May I be Frank?

by chuckofish

Since there is NOTHING worth watching at the movies or on TV, and Netflix and Amazon have both let me down, I turned to Youtube, where one can often find classic films in their entirety, albeit sometimes not the best quality print. This time I got lucky and found the 1936 delight, My Man Godfrey, starring William Powell and Carole Lombard. It’s a hoot. William Powell plays Godfrey Smith (ahem), who lives in a shack down by the river with other victims of the Great Depression. Carole Lombard and her mean older sister, while competing to win a scavenger hunt, show up at the shanty town to find a “forgotten man”.

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The lovely but ditsy Irene (Lombard) falls for the older, scruffy Godfrey (Powell) and promptly hires him to be the family butler. Hilarity ensues. This is no ordinary family; the Bullocks may be rich but the women of the family are also wild and rather eccentric. The supporting cast is superb: Eugene Pallette plays the long-suffering father; Alice Brady the flighty, clueless wife; Gail Patrick the ‘mean’ sister Cornelia; Jean Dixon the wise-cracking maid, and Mischa Auer, Carlo, Mrs. Bullock’s Italian protégé. The script is wonderful, too. Take this exchange between the maid and the newly arrived butler, Godfrey:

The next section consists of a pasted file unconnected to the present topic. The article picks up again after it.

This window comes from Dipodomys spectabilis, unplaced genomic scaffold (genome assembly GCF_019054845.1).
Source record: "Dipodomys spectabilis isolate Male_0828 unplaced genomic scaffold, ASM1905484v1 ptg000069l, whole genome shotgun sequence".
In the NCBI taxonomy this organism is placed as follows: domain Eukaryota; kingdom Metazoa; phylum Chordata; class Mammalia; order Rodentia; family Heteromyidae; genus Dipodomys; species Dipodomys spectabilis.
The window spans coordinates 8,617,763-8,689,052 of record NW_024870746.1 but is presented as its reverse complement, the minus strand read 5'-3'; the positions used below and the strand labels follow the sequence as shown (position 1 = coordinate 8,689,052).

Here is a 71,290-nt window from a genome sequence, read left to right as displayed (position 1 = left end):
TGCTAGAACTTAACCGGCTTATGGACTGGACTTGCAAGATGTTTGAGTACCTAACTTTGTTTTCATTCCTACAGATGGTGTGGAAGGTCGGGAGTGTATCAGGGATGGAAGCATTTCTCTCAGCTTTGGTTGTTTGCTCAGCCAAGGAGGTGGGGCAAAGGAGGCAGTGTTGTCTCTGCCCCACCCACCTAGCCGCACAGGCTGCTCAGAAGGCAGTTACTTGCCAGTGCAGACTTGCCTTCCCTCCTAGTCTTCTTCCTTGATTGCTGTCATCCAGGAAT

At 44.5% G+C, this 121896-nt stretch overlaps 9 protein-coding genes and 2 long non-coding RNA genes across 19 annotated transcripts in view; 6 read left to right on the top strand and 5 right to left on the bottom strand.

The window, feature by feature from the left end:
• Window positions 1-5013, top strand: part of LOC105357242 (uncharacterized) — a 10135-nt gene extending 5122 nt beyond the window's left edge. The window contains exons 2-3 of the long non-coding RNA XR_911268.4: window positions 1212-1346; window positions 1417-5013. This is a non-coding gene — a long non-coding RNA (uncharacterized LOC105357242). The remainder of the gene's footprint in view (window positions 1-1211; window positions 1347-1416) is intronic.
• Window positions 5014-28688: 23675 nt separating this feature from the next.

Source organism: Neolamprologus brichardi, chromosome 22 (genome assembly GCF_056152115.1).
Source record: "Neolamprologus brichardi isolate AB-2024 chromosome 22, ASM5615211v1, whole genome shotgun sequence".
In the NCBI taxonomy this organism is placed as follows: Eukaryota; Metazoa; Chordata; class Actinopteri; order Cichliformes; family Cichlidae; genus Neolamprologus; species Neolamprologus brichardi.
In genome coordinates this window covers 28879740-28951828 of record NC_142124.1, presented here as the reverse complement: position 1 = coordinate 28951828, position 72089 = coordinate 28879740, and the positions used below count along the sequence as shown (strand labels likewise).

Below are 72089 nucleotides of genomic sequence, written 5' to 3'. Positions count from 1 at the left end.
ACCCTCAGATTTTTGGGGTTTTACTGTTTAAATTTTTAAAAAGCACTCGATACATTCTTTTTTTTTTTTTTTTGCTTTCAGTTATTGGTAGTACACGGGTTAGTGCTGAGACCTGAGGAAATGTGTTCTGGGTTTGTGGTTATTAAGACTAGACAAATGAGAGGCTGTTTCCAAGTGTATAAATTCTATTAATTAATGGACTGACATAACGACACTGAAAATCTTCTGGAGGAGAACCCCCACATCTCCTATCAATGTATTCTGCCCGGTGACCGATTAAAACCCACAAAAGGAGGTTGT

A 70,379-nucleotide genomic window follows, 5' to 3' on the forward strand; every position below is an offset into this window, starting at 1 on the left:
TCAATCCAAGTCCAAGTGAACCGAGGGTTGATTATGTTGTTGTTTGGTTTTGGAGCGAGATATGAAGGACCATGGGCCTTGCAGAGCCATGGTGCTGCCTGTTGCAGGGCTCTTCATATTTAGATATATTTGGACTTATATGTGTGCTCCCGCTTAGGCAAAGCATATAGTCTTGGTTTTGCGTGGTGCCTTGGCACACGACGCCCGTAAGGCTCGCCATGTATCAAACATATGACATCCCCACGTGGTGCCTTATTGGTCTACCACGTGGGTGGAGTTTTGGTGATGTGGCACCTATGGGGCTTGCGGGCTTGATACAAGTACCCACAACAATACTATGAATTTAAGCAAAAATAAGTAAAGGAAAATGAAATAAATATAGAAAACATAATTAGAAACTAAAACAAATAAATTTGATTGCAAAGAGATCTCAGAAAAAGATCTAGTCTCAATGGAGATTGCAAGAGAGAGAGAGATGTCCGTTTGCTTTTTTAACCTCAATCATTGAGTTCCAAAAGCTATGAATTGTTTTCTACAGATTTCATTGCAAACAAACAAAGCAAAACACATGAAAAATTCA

Godfrey; May I be frank?

Molly: Is that your name?

Godfrey: No, my name is Godfrey.

Molly: All right, be frank.

Or this brief conversation that introduces the audience to both Mr. Bullock and his wife:

Man: Take a look at that dizzy old gal with the goat.

Mr. Bullock: I’ve had to look at her for twenty years!

Man: I’m terribly sorry!

Mr. Bullock: How do you think I feel?

The sets are  over-the-top Hollywood. Take Mrs. Bullock’s bedroom, for example.

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So, so much satin! Of course, the costumes are also lush. There’s even more satin and gold lamé (at least in the colorized version).

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Best of all, there’s no vulgarity, no violence, and we get a happy ending. Frankly, I could use a lot more of that kind of movie in my life, so I’m going to continue looking to the past for my entertainment. What about you?